How mapping your service area can improve your shoeing career
"Where in the World is Carmen San Diego?" I couldn't help but think of this old computer game when writing this article. Carmen San Diego was a 1990s game in which you played a detective trying to find and thwart villains across the globe while learning geography. As farriers, I feel like sometimes a villain in our practice can be a failure to analyze our service area geography.
Let's face it, many farriers don't use a map to get from barn to barn anymore. With the smartphone age upon us, maps are quickly becoming things of the past. That being said, don't rule out using one to show you where, how and why you travel to provide hoofcare.
Recently, I took a look at my service area on a standard map. On that map I pinpointed the approximate location of all my clients. Then, I took a look at my past 3 months of appointments. I was amazed to see just how much I wasted in travel time. While most of that may be because I am still a young farrier, I feel it is a good practice to review your service area annually.
Know Where You Work
By mapping my area, I learned where the majority of my bigger accounts were, the maximum miles I traveled to a client and the closest clients to me. This gave me a great picture for how to improve my scheduling and save the wear and tear on my truck. For example, instead of driving 2 hours for three or four horses, recommend on your next visit that the client meet you at the vet clinic for a discounted rate, or ask for referrals in their area for a one-time discount. With a full day's work from the referrals, you won't be wasting time driving when you could be working under more horses.
Another great thing the map can show you is where potential new clients are located. That could be a vet clinic, show barn, roping arena, etc. If you recently moved or are looking to branch out to new areas, do a Google search for horse barns. Put them on your map and you can give yourself targets on where or what type of horses you may want to branch out into.
Do you have a day in your schedule that is lighter than the rest? Use that day to network with potential new clients or vets/farriers in the areas you may not currently travel to.
New Areas, New Prices
A map can also be used to detail your prices. I shoe in a lower income area, so my prices can't be raised more or they exceed what my area can handle. However, about an hour both north and south of me are areas I could travel to more frequently that would allow me to increase my prices due to their economic strength. I already knew this, but putting it on the map gave me an extra visual of just how many more horse owners there were in new locations.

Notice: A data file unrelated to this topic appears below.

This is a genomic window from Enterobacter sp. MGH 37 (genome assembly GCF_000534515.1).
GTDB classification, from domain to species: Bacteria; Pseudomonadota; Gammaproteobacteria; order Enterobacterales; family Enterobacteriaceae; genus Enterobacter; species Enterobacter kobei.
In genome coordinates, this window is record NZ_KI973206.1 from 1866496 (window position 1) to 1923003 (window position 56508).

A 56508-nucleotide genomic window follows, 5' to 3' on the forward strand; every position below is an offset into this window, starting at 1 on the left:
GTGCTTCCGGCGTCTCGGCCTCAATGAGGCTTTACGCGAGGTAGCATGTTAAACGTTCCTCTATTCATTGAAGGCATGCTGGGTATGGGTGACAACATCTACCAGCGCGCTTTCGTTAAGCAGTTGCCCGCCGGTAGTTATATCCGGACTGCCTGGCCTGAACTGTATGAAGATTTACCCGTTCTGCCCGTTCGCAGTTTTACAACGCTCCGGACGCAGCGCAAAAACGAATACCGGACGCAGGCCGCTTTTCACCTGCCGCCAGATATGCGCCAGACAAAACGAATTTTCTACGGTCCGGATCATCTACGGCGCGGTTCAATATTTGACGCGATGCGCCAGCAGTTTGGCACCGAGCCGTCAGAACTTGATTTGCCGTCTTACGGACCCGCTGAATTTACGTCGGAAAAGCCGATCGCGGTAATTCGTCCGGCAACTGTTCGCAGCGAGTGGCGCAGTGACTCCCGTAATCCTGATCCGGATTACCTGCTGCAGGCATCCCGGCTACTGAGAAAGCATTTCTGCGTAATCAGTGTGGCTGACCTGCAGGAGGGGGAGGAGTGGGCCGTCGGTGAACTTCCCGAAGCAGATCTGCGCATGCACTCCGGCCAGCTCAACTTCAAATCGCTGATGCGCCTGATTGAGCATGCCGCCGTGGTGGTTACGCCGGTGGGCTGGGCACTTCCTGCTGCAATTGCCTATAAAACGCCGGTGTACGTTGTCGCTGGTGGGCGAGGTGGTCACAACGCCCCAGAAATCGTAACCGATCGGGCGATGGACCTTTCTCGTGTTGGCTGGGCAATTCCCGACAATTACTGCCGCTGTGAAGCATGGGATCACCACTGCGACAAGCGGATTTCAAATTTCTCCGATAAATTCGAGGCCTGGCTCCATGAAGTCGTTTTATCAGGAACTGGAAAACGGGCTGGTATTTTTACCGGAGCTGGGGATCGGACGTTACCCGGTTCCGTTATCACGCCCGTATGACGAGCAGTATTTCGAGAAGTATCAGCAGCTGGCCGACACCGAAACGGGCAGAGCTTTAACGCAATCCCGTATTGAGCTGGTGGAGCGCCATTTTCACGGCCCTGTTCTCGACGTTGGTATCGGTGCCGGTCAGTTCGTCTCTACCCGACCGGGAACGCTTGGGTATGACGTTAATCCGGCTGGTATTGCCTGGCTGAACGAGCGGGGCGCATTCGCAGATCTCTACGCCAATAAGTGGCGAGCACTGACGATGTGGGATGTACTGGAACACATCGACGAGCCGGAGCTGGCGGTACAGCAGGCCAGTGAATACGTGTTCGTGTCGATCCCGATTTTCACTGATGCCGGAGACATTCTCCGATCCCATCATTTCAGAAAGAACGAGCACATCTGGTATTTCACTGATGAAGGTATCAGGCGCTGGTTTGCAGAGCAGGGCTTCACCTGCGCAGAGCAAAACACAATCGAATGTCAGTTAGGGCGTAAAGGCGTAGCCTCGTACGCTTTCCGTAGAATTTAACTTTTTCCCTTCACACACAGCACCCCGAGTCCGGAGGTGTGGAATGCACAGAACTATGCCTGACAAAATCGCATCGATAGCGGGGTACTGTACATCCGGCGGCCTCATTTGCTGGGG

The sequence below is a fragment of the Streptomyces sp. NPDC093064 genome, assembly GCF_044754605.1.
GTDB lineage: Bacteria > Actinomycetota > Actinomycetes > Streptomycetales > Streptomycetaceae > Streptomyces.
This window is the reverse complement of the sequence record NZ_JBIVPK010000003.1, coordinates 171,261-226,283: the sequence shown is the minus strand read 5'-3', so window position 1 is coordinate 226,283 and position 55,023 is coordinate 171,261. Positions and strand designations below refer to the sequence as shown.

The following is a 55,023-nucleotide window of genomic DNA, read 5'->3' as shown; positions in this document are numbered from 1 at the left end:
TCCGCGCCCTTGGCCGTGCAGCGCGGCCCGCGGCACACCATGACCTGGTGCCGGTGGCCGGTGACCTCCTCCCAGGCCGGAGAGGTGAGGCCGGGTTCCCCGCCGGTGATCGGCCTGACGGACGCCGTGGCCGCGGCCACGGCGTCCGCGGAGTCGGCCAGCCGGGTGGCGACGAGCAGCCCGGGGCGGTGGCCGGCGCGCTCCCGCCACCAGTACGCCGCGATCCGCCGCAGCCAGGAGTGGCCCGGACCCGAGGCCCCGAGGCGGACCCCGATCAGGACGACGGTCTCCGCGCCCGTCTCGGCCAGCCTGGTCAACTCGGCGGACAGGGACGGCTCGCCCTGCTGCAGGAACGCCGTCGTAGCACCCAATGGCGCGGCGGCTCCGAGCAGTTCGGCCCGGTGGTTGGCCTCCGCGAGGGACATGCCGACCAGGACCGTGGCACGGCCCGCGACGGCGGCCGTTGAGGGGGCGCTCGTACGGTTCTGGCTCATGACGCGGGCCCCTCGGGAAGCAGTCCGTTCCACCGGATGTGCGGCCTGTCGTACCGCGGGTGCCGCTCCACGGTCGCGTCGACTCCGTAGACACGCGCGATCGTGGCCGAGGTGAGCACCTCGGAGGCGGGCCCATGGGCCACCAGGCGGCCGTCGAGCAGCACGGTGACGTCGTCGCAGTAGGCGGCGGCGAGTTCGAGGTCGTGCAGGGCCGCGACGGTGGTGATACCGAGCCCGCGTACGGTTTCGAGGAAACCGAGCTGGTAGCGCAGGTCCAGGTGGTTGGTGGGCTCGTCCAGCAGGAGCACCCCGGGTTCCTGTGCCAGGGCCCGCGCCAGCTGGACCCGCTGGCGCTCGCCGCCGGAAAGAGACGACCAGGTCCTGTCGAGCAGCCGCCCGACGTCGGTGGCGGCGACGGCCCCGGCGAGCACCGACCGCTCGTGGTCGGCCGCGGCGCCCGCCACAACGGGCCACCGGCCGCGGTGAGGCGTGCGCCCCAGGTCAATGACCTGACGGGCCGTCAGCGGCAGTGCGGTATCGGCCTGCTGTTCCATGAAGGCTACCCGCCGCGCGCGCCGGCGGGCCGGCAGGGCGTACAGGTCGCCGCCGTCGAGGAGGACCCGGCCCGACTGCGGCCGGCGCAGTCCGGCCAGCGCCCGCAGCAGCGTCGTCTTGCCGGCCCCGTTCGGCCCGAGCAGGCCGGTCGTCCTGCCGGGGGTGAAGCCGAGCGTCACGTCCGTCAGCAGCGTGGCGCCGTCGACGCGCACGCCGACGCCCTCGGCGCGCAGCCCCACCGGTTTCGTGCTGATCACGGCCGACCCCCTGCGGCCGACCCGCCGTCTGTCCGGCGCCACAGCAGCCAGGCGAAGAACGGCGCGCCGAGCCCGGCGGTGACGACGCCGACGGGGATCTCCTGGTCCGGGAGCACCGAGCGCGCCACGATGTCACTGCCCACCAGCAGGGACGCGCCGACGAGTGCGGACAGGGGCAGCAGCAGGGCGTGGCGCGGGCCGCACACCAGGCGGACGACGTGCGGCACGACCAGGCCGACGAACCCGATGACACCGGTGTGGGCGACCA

The visual aid of the map also can help you find other farriers in your area. Are you getting burnt out or have a horse you can't seem to help on your own? Use farrier websites or Facebook to find some help. Put these possible mentors on your map and make it a point to visit him or her in the near future. You could do this with a map of the U.S. also. Want to attend more clinics? Put a year's worth of them on your map and make them vacations to learn and travel.
One other great reason for mapping your service area is for your safety. If you work alone and/or travel on the road long distances a lot, a pinpointed map can give your spouse or significant other an idea of where you might be. This could prove vital if you were to get hurt on the job or in a bad accident and not have access to your phone or someone to help you. If you communicate the night before what your route for the next day or week will be, then someone will have a place to start looking if you get in a bad spot.
Using an old-fashioned map is a great tool for your business. By seeing your travel routes and service area, you can learn where you are focusing your efforts and see if you can improve revenue, reduce drive time, learn from other farriers near you and potentially save your life or the life of someone else.
Drew Morales is a Certified Journeyman Farrier from Tucson, Ariz. He enjoys learning and shoeing with farriers he meets while serving in the United States Army.